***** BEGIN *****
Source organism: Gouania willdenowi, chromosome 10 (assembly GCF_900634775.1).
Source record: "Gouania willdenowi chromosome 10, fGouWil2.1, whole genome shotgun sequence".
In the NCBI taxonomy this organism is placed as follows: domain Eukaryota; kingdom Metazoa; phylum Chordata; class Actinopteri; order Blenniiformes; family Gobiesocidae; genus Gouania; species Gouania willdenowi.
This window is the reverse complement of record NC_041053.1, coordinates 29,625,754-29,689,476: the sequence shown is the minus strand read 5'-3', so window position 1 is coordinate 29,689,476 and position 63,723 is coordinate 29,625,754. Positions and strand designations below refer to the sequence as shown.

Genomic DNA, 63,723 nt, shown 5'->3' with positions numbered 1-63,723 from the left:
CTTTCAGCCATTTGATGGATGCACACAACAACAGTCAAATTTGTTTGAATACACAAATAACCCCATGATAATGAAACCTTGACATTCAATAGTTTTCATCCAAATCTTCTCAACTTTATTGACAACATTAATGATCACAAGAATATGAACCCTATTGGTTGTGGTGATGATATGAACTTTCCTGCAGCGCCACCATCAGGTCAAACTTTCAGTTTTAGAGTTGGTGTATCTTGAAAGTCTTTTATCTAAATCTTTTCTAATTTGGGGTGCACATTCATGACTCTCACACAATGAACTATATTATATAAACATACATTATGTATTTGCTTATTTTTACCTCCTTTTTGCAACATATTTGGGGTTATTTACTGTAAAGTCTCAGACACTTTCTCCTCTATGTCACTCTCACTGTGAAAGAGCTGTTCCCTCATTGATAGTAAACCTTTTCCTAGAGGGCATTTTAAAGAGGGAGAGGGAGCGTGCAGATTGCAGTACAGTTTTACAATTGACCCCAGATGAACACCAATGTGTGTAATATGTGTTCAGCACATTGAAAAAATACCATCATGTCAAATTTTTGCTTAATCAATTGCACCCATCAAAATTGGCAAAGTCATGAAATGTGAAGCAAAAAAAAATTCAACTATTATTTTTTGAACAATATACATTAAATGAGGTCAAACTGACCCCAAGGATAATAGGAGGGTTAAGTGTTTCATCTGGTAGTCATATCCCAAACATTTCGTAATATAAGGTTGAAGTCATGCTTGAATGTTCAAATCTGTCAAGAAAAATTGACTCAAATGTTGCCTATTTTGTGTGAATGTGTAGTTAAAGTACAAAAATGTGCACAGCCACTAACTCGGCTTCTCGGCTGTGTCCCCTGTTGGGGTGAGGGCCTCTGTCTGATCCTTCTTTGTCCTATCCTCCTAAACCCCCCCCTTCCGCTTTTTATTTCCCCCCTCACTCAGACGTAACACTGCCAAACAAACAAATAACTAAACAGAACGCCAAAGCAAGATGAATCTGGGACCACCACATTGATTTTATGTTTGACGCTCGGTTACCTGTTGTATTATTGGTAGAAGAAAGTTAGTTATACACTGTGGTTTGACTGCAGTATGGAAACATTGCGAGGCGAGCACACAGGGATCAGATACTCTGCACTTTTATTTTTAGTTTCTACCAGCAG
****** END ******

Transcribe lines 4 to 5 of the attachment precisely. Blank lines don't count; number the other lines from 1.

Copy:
This window is the reverse complement of record NC_041053.1, coordinates 29,625,754-29,689,476: the sequence shown is the minus strand read 5'-3', so window position 1 is coordinate 29,689,476 and position 63,723 is coordinate 29,625,754. Positions and strand designations below refer to the sequence as shown.

Genomic DNA, 63,723 nt, shown 5'->3' with positions numbered 1-63,723 from the left: